According to Mr. Armstrong, the biased article about the alleged internal conflicts at Coinbase will be released by The New York Times this Sunday. It is said to provide false coverage of a diversity of issues in the leading U.S. crypto trading ecosystem.
Disgruntled ex-employees have something to say
Armstrong highlighted that, typically his company does not address negative media publications. However, this one may be special due to its possible perception by the "friends, family and professional contacts" of the Coinbase staff.
This text, which will appear on NYT's pages on Sunday, Nov. 29 (and even earlier on its website), allegedly accuses Coinbase's top-tier management of mistreating Black employees. NYT author Nathaniel Popper reached four former officers of Coinbase who left the company before Q2, 2019.
Armstrong recalled that three former employees who likely shared their stories with NYT filled complaints about alleged discrimination. All complaints were thoroughly investigated by both third-party bodies and internal conflict teams, and no wrongdoing was confirmed.
However, the Coinbase CEO admitted that the article will most likely include leaked Slack dialogs, photos and internal documents. As a result, the whole text may be sensitive for Coinbase staff:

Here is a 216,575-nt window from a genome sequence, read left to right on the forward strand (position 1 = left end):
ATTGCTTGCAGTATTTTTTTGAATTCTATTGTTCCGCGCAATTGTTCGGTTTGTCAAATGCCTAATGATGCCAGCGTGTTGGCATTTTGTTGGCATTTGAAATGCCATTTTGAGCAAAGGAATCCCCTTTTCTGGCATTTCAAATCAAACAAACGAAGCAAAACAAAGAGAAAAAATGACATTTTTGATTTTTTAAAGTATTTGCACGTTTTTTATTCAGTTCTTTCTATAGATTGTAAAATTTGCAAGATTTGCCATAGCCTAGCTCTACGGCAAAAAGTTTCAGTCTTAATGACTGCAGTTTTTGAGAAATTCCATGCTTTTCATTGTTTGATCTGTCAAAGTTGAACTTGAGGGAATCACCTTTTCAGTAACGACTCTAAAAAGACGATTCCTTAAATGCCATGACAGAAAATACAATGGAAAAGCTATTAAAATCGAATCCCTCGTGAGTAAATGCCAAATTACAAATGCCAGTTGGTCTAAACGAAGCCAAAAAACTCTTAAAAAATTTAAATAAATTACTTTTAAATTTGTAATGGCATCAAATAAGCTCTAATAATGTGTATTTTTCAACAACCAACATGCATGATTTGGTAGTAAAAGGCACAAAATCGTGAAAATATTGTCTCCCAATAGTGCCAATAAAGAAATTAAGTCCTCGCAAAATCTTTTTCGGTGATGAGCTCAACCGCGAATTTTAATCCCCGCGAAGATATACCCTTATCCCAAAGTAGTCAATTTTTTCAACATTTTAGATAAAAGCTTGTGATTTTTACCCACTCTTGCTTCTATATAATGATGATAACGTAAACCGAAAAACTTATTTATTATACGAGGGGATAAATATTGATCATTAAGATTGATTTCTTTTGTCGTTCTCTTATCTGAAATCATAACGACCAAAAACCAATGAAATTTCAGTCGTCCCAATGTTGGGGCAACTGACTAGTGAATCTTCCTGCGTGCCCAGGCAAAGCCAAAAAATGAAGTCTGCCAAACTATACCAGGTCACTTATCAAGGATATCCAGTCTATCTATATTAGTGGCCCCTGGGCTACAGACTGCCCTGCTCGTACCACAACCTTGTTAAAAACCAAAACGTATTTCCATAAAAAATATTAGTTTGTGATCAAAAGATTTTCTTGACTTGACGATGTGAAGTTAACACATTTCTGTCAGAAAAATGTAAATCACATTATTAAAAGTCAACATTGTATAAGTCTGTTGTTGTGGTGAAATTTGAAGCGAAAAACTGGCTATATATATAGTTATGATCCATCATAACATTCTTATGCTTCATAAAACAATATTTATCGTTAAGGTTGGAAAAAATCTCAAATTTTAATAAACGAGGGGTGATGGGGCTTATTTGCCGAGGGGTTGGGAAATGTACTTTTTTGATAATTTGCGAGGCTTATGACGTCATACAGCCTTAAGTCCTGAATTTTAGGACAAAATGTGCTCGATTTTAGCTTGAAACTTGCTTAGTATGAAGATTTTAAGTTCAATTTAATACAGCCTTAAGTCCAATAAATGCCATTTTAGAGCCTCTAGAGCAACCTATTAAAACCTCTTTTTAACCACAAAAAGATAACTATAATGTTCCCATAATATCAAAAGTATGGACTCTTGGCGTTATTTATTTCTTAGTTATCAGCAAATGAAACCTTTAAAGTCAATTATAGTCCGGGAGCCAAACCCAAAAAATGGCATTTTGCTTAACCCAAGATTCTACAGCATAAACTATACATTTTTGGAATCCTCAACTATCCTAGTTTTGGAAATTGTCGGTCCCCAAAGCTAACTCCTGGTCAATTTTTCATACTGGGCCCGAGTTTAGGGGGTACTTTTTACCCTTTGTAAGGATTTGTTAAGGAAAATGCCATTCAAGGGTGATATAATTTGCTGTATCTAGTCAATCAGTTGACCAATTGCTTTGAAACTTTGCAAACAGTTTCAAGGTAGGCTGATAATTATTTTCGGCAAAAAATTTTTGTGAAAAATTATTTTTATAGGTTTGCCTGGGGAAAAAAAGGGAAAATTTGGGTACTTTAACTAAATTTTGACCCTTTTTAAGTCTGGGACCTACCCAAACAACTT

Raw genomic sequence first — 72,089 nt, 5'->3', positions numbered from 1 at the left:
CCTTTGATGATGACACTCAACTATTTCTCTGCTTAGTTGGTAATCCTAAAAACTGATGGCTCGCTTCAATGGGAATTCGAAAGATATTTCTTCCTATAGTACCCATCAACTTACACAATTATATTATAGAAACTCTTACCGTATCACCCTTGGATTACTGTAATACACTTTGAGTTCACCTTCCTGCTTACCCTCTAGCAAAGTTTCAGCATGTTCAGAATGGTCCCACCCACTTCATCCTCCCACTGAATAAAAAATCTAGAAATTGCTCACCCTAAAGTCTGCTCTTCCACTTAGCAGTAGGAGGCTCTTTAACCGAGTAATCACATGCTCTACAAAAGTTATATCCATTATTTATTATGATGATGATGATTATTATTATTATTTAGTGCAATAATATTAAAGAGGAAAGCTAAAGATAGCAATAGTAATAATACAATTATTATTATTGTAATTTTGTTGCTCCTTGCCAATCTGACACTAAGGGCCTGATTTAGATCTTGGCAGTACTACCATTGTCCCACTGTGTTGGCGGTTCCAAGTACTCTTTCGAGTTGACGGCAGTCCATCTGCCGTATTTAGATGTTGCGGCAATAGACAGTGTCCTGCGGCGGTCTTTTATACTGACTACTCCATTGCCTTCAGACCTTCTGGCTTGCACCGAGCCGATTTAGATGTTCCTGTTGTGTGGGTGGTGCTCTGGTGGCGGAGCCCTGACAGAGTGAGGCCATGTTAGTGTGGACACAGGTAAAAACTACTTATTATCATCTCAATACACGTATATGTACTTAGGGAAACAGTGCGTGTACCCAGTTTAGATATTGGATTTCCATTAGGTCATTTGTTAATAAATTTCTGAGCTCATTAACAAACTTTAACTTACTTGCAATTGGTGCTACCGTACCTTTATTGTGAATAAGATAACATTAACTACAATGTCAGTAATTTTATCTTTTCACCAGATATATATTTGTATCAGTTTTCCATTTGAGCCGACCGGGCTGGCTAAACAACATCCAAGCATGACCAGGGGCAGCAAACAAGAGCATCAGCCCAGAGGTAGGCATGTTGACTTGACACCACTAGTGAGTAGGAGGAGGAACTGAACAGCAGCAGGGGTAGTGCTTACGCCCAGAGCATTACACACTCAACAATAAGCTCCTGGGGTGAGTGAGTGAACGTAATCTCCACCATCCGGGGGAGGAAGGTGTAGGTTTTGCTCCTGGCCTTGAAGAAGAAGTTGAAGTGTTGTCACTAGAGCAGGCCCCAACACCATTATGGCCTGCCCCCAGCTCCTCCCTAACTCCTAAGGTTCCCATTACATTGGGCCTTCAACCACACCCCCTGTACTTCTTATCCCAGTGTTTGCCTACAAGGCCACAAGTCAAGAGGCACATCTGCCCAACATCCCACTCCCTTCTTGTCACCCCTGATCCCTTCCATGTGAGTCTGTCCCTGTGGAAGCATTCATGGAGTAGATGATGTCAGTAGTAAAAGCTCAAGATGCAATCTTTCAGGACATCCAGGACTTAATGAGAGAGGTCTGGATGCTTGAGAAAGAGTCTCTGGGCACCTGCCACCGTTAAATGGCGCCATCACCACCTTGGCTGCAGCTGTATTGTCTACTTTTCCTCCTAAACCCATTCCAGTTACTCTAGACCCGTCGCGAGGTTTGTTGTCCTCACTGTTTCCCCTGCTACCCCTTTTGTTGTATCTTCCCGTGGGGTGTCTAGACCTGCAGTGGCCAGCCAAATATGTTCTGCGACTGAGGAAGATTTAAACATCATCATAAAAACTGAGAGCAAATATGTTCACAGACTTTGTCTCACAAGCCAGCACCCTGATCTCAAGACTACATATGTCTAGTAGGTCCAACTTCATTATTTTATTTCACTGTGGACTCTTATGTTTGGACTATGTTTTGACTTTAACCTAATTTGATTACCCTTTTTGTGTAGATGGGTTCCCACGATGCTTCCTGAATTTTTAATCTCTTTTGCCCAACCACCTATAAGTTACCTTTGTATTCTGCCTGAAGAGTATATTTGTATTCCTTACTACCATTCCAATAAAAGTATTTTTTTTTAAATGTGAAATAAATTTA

We know the story will recount episodes that will be difficult for employees to read. (...) No organization is ever as perfect as the media suggests in the most glowing article, or as bad as the media alleges in the most negative article.
Not everybody likes mission-focused companies
Armstrong reiterates that his company is highly commited to the values of belonging, inclusion and diversity. He encourages his employees to report all sorts of misbehavior to internal conflict offices. Also, Coinbase hired an external consultant in August who is an expert in data science and diversity and inclusion.
The consultant researched historical material related to Coinbase's business processes and found no evidence of bias in hiring or operations.
As covered previously by CryptoComes, Brian Armstrong was criticized in September of this year for his blog post that stated there is no room at Coinbase for social activism.
Brad Garlinghouse of Ripple Inc. disagreed with this take and highlighted that high-tech companies have a social obligation in 2020.